When I arrive at client’s house I’m nearly always greeted by a friendly pet. The dog is overjoyed and looking for attention. The cat smooches my legs giving me the ‘approval’. I won’t even talk about the fur and slobber left on my black trousers after a day of consulting!
But it makes me think. These animals are like a family member—they like a varied, healthy diet to keepthem in the best possible shape. Their wellbeing is important to their owner. So let’s incorporate edible plants that pets can eat or rub against to gain the essential vitamins and minerals needed for a shiny coat, good digestion and fewer allergies.
While we love our dogs, in my experience people spend much more on plants for their cat than for their dog.
Catmint, cat thyme and cat grass are the most common herbs used for cat health and wellbeing.
Catmint: This bears a spectacular lavender-like flower spike and has green to greyish foliage. It’s good as a low groundcover for hot dry spots. It’s extremely drought tolerant, too. Catmint looks great mass-planted under roses—I it creates a carpet effect. Cats love it because it has a hallucinogenic effect! Cats rub against it or nibble at it releasing a chemical called nepetactone. You will see the cat bouncing around, rolling on the ground and possible drooling. It’s a little like the behaviour you see in a human after a few glasses of wine!
Catmint is also great to repel mosquitoes. So plant it near your outdoor entertaining area.
Catgrass: This is a cereal grass which eliminates furballs by making the cat vomit. It is also high in vitamins and minerals. This is best kept in pots as it looks a little ‘weedy’.
Cat Thyme: The aromatic foliage on this 1 metre high growing plant is eye catching. It is very silver and likes a hot spot. It can be kept pruned to create a low hedge effect. It has dainty pink flowers. Cats love the aroma and you’ll see them smooching this plant.
This is a good herb to pick and dry. Place it into a breathable bag and put it on your cat’s bed. It is calm and soothing and will give your cat sweet dreams!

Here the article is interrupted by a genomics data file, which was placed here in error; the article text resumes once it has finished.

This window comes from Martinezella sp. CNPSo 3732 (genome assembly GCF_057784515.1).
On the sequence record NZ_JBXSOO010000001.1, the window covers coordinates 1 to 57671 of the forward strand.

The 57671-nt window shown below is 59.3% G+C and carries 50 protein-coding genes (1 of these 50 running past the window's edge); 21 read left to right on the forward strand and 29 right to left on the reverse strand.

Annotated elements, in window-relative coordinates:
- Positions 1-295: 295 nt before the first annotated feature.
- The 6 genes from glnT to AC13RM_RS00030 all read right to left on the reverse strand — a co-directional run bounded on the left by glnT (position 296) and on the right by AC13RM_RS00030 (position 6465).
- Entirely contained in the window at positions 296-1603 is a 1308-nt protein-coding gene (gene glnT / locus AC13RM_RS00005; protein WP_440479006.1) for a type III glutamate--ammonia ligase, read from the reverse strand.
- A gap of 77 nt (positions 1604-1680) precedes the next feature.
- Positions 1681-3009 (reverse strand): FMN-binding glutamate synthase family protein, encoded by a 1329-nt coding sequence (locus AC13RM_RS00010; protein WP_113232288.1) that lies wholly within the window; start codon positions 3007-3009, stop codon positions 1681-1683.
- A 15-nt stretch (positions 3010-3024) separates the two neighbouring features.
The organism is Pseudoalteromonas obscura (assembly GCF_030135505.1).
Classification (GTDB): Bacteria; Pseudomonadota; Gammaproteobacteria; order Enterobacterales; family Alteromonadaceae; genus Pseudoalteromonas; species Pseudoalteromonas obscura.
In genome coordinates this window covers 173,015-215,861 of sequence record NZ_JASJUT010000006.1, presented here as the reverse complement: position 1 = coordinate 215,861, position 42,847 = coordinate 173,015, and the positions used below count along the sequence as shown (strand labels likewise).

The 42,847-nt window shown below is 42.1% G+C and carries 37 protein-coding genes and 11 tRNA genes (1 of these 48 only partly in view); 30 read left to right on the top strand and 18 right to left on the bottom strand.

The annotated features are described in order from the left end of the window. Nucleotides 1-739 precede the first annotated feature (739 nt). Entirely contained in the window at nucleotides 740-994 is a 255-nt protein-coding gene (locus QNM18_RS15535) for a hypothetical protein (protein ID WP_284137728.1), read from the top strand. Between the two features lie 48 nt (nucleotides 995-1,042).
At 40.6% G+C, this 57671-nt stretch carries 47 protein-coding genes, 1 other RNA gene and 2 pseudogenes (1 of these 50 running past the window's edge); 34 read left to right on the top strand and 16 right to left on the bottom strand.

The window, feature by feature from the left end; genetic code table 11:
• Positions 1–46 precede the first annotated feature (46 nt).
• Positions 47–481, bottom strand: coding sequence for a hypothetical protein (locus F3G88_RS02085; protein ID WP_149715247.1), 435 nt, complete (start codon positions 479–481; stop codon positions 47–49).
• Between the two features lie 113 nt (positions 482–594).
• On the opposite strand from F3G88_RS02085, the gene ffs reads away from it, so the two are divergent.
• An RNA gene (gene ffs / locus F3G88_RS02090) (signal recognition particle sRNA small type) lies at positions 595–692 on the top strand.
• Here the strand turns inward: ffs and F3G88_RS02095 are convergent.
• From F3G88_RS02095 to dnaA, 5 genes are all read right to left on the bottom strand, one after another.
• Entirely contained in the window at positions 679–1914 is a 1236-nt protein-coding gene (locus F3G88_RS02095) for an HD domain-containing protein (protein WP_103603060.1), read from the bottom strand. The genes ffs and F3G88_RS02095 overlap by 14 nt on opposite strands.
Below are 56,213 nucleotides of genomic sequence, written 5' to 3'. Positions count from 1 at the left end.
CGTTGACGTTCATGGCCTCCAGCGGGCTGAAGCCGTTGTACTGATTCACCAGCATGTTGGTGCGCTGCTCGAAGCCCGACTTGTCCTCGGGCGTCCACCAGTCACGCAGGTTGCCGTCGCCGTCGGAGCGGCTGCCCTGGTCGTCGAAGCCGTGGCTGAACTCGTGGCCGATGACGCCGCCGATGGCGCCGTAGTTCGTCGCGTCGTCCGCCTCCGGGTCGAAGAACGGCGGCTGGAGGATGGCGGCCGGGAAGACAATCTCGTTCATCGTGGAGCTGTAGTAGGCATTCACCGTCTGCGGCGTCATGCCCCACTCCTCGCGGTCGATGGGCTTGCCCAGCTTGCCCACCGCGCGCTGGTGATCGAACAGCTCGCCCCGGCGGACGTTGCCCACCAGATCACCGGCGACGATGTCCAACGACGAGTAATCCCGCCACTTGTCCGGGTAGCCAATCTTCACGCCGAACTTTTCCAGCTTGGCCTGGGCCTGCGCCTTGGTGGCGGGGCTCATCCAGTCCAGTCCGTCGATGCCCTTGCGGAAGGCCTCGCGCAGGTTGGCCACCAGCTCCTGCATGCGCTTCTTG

These cat herbs are all fantastic in pots. Leave them near the back door where cats are likely to hang around.
If yours is an indoor cat, the plants can also be kept indoors in a bright sunny room for short periods. Just remember to use organic sprays only on plants your animals may eat.
Unfortunately there are more toxic plants out there for dogs than edible ones. Dogs do enjoy eating ferns, especially those beautiful juicy sweet new shoots, and gnawing on bamboo, both mainly safely edible.
The number one favourite for dogs is Lavender—but watch out for the bees!
Lavender has a lemony taste to it. Lots of varieties are available for garden uses from Spanish, Italian, French to English. The English is commonly used for its striking grey foliage and is great in hedges and for potpourri. The others have showy flowers with aromatic foliage and look good planted in clusters of 3 or 5. They also do well in pots. As I mentioned, bees love them so they are great for bringing bees into your edible garden for pollination.
Lavender is a great aromatherapy product for dogs, as it is humans. It is commonly used in dog treats, for shampoo and to keep fleas at bay—and that’s just for starters.
Other Pet Products
Have you seen all the other edible pet products that are proliferating madly? I’ve heard of pet bakeries selling organic treats and some farmers’ markets sell gourmet pet treat concoctions, too.
Just the other day I also saw that some US airports, have ‘pet relief areas’. Philadelphia International has 7 of them, with features such as mulch, a faux fire hydrant and biodegradable waste bags.
No wonder the US pet market is set to hit almost $48 billion this year. In Australia, with 22 million people and 33 million pets, that market was worth $6 billion last year.
Oops—must go. Sparky is miaowing to me!
BTW, I’d love to hear your favorite pet plants. We’ll be doing an article on pet edible garden designs too—so please share what worked best for your pets in your garden.